A number of years ago, I was at a metaphysical fair near Columbus, Ohio. As I stood by a booth, a young woman who approached the booth asked me what I did. I told her that I worked with dreams as one metaphysical activity. She snorted in derision: “Dreams, nobody cares about dreams.” I politely asked her what she did. She said she was waiting to have a reading, and went on to extol the amazing abilities of the psychic with whom she had scheduled a reading.
I think I can safely say that this young woman viewed dreams as nebulous and too much work to be worth her time and effort. She wanted answers now and believed she could get them from the psychic or intuitive, as some like to be called. The sad truth is that even if the psychic provided the answers she sought, she was unlikely to accept or understand them unless they met with her conscious approval. If she heard news that pleased her, she would probably extol the advice to all her friends. If she did not agree with or like the information provided, she would most likely dismiss it as irrelevant and think the psychic just was unable to read her.
We hear what we want to hear and filter out everything else. One of the great values in working with dreams is the gradual opening of one’s eyes to see broader truths about oneself. There is a special joy in reaching that aha moment when we discover a truth for ourselves. Perhaps family or friends have told us the same thing for years, but it doesn’t really register until we discover it for ourselves.
I have read that research with young children shows they will often heed advice or direction from their own dreams more readily than from their parents. The discovery of truths through one’s dreams can be a magical moment. There is no shortcut to enlightenment. The work must be done, whether it is through dreams or some other way. Those who seek a simpler, easier way are only delaying the inevitable that must ultimately be faced.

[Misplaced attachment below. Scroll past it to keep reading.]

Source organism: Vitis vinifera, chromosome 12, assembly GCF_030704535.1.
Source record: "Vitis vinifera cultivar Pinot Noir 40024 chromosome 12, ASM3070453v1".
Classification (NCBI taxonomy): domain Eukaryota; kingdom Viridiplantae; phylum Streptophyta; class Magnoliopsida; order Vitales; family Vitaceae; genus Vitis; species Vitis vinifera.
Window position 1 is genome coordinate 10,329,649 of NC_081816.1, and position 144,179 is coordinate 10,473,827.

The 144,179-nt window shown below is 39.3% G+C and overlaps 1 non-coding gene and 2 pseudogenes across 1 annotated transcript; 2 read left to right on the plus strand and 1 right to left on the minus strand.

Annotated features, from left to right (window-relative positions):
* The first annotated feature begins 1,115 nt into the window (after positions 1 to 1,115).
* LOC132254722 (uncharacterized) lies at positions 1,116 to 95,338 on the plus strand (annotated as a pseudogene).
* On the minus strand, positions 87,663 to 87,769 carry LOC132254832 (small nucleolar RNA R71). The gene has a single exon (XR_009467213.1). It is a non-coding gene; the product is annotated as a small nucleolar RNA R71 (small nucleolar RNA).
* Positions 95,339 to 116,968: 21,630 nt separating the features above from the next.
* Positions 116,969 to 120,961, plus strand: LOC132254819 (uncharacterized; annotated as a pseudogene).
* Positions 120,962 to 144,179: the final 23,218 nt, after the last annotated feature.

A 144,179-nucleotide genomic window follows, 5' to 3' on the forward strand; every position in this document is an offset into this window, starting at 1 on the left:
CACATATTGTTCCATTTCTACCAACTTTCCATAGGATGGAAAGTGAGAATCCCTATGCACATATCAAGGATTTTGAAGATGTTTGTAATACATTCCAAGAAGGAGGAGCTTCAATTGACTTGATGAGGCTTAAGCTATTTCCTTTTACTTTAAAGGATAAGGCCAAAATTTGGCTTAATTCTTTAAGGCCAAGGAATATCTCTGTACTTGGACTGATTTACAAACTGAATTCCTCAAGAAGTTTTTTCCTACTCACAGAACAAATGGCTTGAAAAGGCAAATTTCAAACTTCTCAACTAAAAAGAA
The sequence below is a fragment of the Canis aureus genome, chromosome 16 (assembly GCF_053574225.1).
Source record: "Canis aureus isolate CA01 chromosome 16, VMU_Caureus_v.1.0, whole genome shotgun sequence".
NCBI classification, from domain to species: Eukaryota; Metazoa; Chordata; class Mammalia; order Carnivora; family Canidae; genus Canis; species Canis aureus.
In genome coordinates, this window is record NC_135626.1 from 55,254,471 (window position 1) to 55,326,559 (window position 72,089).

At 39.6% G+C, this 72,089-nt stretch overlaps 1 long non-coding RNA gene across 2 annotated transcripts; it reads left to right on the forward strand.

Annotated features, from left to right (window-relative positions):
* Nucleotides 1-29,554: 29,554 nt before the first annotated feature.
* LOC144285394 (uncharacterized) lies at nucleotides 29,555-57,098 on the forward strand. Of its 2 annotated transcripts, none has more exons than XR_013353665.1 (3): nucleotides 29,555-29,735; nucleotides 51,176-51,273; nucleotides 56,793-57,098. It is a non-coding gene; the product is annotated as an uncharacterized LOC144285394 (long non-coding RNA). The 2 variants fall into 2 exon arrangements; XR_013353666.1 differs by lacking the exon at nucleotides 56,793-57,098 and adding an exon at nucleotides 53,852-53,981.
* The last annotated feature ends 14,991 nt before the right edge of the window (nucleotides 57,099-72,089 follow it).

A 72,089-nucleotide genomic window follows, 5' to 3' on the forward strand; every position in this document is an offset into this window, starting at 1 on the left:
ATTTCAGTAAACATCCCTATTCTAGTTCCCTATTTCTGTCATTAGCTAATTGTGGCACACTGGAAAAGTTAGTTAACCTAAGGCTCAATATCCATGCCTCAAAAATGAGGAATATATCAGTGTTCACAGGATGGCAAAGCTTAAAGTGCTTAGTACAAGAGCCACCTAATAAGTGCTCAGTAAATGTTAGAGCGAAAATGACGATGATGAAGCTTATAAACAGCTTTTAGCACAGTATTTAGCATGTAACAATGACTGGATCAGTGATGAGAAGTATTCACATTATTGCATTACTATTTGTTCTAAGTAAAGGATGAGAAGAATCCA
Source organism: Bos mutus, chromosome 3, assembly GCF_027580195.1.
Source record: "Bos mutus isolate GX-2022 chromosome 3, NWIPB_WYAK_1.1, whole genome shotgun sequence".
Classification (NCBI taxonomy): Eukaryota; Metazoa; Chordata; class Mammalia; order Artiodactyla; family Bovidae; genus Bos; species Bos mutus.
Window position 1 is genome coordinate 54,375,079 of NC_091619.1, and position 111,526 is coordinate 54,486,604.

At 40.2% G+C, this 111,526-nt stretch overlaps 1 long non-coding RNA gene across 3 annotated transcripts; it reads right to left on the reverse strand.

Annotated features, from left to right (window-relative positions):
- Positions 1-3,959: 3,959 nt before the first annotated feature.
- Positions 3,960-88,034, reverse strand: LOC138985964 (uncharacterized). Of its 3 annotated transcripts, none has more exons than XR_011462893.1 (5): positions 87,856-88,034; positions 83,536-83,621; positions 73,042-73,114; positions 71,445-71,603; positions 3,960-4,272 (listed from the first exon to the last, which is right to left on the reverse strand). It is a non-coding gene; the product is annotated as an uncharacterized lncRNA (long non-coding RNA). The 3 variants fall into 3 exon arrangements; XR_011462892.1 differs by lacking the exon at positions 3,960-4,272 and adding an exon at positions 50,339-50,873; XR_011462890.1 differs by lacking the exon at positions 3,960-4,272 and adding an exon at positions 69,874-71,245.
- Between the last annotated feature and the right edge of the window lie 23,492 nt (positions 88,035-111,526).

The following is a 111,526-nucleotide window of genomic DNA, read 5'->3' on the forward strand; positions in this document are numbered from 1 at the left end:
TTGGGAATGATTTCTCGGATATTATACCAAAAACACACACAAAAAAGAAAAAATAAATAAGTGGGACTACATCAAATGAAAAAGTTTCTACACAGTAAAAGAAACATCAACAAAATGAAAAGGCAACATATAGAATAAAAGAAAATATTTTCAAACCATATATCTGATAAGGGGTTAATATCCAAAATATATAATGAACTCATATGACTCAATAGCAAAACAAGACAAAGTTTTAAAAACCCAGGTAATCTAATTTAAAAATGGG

So I ask the question: Is dream work the hard way or really the easy way? I think that most of us at some point in our lives have faced adverse consequences of a decision we wish we had not made. We can’t take back the decision, but we can learn a better way going forward. The better way is to tune into our inner self for guidance with the decision. This can be done through meditation and working with dreams. One insightful dream can save you all the grief of a poor decision that sometimes can adversely color your life for years. I consider learning to use guidance from dreams the easy way. For me, the hard way is experiencing the effects of a bad decision that could easily have been avoided.